Science and technology need society. Research and technology have little chance of influencing development if they do not anticipate societal effects and responses. Universities, research centres and technology institutes invest in a good relationship with the public.
Engaging citizens creates a wider acceptance of (potentially) controversial scientific and technological developments. Policymakers therefore create platforms and processes for public engagement, as is the case, for example, with nanotechnology.
Acceptance may refer to norms or ethical principles but may also be effective from a purely commercial concern. The consultation of potential customers at the early phase of product design often is a major step to success. An example is the Boeing 777 aircraft, developed in close consultation with eight major airlines. Client-oriented technology development and participatory research are global phenomena.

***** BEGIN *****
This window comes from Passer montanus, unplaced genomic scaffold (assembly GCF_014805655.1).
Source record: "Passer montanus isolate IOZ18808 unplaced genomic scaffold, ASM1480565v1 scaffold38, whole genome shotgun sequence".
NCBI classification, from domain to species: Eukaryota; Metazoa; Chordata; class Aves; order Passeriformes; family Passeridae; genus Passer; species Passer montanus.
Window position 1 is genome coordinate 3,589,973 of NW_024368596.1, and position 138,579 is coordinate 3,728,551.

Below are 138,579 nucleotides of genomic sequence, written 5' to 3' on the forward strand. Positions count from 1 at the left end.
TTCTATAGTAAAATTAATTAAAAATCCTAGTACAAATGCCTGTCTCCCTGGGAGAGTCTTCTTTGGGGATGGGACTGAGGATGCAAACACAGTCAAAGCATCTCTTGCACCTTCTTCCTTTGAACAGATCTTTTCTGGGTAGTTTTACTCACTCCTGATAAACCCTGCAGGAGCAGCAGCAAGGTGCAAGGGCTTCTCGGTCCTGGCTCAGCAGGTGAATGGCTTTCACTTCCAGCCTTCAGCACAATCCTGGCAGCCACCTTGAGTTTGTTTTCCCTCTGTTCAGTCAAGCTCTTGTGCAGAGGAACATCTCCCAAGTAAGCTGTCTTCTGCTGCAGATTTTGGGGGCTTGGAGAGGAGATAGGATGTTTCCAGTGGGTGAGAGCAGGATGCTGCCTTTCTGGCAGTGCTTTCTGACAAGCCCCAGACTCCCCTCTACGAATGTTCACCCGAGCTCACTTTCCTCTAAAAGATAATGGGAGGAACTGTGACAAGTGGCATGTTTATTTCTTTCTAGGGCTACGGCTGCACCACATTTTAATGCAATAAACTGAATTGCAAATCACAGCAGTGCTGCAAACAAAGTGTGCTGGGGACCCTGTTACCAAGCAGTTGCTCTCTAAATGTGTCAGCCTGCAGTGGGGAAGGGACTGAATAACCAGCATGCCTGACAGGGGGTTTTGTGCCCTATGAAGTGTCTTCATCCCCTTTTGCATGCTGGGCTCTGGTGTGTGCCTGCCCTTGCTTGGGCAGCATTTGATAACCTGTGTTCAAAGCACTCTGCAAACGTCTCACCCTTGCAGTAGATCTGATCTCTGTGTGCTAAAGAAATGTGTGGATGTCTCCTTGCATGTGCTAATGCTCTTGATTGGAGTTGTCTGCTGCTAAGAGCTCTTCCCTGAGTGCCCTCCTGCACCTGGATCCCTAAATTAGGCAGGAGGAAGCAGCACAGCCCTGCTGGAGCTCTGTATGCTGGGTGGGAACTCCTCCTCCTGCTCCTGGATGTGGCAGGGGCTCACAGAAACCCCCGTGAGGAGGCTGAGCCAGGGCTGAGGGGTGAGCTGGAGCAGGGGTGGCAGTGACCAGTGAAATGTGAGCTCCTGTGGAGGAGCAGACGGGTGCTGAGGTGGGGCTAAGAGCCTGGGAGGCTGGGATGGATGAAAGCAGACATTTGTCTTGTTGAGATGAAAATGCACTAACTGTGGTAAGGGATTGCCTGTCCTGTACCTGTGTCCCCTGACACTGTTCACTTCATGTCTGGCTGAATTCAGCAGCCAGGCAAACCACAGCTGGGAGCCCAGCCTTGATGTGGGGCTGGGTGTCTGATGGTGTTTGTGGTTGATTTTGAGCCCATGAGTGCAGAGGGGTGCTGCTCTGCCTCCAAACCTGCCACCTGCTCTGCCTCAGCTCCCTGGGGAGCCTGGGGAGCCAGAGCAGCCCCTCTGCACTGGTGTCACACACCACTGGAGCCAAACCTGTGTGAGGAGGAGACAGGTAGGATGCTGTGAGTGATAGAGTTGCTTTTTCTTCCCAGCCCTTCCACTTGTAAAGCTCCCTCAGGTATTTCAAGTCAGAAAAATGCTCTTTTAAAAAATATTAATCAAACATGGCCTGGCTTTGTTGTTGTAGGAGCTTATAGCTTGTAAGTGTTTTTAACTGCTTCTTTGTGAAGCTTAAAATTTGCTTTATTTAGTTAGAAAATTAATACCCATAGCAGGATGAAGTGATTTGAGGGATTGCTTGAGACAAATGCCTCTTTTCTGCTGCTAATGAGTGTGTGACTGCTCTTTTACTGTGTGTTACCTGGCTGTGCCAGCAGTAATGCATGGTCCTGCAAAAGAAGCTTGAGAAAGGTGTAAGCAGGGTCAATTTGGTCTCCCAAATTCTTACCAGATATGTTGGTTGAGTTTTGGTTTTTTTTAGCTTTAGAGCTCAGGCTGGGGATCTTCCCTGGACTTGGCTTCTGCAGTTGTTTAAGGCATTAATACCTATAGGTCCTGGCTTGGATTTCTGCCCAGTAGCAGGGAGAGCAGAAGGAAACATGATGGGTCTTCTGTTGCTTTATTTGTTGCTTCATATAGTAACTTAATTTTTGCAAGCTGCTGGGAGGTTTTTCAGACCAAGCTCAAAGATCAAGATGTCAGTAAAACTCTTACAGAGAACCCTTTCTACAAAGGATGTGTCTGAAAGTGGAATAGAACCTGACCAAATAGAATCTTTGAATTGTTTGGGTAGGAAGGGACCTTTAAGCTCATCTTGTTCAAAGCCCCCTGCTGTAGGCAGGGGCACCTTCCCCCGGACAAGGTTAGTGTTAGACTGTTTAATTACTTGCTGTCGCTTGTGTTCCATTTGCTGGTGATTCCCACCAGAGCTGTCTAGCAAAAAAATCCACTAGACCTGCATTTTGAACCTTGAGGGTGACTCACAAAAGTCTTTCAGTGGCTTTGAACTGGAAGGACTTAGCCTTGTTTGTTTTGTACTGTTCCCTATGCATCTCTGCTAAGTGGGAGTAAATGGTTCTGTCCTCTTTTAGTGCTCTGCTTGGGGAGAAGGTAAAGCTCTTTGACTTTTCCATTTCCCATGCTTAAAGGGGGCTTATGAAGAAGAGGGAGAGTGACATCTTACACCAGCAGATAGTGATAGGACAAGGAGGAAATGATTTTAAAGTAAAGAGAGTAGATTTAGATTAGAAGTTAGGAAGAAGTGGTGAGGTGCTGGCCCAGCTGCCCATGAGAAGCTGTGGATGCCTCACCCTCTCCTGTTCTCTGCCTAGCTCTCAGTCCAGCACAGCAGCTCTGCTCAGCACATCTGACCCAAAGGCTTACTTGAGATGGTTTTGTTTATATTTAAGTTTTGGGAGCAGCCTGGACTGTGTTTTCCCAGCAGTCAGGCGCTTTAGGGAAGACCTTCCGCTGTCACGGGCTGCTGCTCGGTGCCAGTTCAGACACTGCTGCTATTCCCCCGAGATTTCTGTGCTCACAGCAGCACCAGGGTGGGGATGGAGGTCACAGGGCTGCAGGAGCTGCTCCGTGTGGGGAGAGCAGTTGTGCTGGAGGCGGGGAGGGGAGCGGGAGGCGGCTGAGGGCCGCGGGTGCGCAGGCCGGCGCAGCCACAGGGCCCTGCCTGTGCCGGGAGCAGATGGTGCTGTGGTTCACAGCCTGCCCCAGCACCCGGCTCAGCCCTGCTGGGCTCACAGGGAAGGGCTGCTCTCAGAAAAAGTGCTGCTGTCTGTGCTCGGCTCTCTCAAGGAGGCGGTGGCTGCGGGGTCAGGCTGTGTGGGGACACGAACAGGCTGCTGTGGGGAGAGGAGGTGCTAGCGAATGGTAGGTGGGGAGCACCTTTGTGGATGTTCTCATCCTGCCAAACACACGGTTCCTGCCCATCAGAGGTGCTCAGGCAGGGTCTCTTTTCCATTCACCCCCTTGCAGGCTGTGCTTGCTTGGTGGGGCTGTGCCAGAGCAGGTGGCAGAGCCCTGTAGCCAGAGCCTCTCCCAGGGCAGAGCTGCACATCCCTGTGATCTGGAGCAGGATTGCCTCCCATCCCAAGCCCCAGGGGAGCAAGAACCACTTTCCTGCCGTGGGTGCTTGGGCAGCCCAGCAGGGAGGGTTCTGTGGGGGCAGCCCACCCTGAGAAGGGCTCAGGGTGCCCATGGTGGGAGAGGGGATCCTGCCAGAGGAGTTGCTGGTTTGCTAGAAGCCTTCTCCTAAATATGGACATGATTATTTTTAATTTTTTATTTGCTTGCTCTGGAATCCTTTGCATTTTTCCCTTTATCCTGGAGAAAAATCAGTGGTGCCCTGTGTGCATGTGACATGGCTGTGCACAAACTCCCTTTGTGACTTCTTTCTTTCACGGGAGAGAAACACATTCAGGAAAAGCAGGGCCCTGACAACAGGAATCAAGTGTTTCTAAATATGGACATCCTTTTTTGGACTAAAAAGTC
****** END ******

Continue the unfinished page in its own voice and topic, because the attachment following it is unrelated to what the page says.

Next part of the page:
The participatory agenda for science and technology is pushed by supra-national networks of companies, governmental bodies and nongovernmental organisations. It is also global in the sense that programmes to support participatory research and technology development can be found in countries across all continents.